On 11 November, Corrs Partner and CEO John W.H. Denton AO presented to delegates at the 2016 China Advanced Leadership Program (CALP) on the next stage of globalisation.

Run for three weeks on an annual basis, the CALP is a unique collaboration between the Australia and New Zealand School of Government (ANZSOG) and the Organization Department of the Central Committee of the Communist Party of China, and focuses on critical strategic leadership issues facing senior Chinese public sector executives.

Read John’s speech notes below:

For many years the main challenge of globalisation lay in getting market access and building global supply chains.

That’s why the global community – the community of nations - developed an orderly international framework:

  • Markets in commodities, finance, goods, services, food and energy are all conducted by global rules, though often modified by specific trade treaties.

  • Global standards are now taken for granted, ranging from shipping containers to mobile phones.

  • Global agreements limit and direct national policies, on matters from whaling to climate change. From how we deliver the mail to where we can land planes.

  • A global system of law is still evolving to cope with global corporate relationships. A global system of private arbitration was developed to supplement judicial capability.

Why has this all happened?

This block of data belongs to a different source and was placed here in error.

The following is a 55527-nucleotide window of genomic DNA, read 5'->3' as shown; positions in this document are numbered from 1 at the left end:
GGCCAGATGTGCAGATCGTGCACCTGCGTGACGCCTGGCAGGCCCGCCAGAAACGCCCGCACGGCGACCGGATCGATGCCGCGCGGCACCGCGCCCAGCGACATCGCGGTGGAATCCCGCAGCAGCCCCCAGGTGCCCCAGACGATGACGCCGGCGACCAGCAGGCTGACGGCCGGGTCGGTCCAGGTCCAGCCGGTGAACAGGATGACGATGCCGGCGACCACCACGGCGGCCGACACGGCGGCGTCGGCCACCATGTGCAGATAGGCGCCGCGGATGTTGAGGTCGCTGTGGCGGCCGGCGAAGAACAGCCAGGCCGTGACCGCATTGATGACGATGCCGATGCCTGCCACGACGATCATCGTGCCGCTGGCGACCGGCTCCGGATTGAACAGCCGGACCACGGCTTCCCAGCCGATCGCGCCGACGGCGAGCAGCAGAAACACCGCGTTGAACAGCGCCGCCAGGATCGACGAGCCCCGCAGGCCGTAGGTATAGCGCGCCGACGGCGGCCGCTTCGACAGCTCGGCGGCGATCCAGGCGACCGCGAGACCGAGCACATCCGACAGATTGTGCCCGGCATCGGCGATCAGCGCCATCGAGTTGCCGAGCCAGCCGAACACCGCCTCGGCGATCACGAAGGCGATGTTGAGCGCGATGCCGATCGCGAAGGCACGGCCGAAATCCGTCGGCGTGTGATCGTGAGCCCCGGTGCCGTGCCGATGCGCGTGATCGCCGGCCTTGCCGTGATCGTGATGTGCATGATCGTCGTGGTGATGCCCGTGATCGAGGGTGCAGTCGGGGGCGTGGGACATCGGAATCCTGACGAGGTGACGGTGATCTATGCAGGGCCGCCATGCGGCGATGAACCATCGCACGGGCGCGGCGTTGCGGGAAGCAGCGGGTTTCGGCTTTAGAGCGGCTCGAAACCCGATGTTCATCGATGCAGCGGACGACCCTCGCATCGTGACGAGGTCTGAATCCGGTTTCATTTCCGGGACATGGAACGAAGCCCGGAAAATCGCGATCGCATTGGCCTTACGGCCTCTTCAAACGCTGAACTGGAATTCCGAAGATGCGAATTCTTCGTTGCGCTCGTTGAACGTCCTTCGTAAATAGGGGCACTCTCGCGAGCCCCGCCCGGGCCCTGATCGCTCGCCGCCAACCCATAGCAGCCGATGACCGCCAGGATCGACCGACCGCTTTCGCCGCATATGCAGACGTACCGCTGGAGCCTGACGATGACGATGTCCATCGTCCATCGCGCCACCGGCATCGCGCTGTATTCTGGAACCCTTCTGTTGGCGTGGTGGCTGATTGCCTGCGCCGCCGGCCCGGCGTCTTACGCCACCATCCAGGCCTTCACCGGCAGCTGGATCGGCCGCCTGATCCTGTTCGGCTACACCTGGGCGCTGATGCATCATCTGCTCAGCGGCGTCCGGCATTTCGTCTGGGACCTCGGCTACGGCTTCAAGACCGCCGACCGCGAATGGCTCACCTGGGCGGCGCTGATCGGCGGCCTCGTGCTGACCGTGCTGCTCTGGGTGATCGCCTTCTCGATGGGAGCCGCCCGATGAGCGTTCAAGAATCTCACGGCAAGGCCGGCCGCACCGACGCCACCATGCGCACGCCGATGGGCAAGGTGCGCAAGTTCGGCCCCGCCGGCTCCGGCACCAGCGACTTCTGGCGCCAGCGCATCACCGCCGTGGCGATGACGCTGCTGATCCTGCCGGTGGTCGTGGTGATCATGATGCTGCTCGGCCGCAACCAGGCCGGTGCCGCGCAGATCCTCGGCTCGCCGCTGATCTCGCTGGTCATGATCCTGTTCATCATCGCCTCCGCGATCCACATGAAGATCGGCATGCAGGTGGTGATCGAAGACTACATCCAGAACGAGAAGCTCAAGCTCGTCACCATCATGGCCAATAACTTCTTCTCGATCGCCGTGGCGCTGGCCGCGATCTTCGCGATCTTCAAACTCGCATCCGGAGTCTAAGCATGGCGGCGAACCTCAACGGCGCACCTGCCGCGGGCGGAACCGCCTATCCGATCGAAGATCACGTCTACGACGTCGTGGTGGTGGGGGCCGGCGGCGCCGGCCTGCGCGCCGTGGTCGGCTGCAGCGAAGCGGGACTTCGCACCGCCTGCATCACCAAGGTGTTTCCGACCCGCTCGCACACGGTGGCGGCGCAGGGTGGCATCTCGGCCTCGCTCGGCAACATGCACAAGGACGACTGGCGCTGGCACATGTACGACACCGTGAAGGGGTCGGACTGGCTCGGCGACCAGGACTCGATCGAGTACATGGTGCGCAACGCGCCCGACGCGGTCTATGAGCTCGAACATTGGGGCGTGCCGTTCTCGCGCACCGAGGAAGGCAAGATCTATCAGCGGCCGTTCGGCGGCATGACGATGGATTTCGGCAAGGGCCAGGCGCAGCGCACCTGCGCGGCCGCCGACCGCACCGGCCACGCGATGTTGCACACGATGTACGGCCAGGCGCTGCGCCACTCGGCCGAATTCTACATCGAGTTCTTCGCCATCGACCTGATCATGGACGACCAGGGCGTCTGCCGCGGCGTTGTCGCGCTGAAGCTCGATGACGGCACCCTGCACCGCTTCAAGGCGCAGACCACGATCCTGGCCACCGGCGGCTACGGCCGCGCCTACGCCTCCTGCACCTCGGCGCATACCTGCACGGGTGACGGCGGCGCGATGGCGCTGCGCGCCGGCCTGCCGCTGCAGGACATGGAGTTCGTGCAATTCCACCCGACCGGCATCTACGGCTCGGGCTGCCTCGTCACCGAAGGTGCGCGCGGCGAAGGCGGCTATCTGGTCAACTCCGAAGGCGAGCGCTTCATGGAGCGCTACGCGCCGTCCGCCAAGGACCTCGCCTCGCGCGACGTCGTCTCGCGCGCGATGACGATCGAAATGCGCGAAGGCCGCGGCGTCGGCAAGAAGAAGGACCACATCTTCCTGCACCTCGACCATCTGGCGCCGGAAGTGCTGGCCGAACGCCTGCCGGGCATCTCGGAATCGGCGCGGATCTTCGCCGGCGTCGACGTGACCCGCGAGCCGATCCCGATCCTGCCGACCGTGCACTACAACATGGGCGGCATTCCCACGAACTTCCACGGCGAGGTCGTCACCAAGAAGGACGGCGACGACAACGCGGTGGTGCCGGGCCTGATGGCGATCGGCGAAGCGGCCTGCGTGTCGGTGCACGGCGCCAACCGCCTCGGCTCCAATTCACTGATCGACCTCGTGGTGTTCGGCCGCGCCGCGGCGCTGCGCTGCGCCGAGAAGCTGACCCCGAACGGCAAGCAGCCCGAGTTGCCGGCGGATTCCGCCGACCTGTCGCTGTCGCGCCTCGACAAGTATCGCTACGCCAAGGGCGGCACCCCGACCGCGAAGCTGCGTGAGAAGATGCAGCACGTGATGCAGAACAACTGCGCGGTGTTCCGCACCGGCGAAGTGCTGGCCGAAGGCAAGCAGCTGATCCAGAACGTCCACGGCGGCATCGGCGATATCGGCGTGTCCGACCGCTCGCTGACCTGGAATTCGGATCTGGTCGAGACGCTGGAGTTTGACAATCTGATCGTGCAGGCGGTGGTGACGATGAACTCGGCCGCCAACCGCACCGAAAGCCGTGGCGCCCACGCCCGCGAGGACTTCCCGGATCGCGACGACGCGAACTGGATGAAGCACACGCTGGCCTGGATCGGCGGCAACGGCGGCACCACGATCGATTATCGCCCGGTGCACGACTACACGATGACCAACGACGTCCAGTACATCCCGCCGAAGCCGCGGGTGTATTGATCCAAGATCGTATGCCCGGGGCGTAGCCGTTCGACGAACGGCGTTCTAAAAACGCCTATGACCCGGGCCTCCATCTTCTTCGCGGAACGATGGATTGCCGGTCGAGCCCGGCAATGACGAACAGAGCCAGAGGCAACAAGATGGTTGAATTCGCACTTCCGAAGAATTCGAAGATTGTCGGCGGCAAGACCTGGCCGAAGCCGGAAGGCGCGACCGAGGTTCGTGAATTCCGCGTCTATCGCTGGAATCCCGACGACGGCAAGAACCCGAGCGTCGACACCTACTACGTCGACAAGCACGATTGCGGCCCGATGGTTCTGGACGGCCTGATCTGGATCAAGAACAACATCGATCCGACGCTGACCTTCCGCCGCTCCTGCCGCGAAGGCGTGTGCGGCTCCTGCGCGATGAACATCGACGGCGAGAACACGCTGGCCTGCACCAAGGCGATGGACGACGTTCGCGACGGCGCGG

Globalisation within this orderly framework delivers efficiencies and encourages innovation.

Costs to consumers are reduced and wealth is generated.

And protections are in place for the environment.

Certainly globalisation has helped China achieve something remarkable in human history.

Access to global markets has helped hundreds of millions of people out of poverty within a short time and sustained economic growth.

From Australia, we see China today as a nation growing in wealth and sophistication, sending thousands and thousands of tourists and students to our shores, providing investment, and taking a greater role in global systems.

Australia has always been dependent on global trade. We are a great trading nation. We will always be a commodities exporter, and we are now focused on lowering the production costs of mining. We are also switching out of routine manufacturing to services such as education, finance, professional services, design industries, tourism and high-end food as well as advanced manufacturing.

We are delivering a vibrant knowledge economy.

Globalisation was never an event.

It is a process with different stages. Today the focus of globalisation has changed.

Intellectual property and market value are now being added at every level of the integrated production process.

Supply chains are more accurately described as value chains.

For example, is Apple an American company with a Chinese labour force?

Or, it’s a Chinese product with American know-how and marketing?

Australian companies provide components to Apple, not by exporting them to America, but by exporting them to China.

Local Chinese, Australian and American tech enthusiasts sell Apple products and provide after sales service on the ground.

And Chinese, Australia and American consumers – and consumers right around the world - queue up to buy iPhone 6.

So in China, Australia and America, globalisation looks and feels both global and local.

This new stage of globalisation -- or extreme global integration -- is a great opportunity but also offers major new challenges.

It is going to require a superior level of advocacy and decision making from leaders at all levels.

Within the global marketplace a failure in any one place can become a widespread disaster very quickly.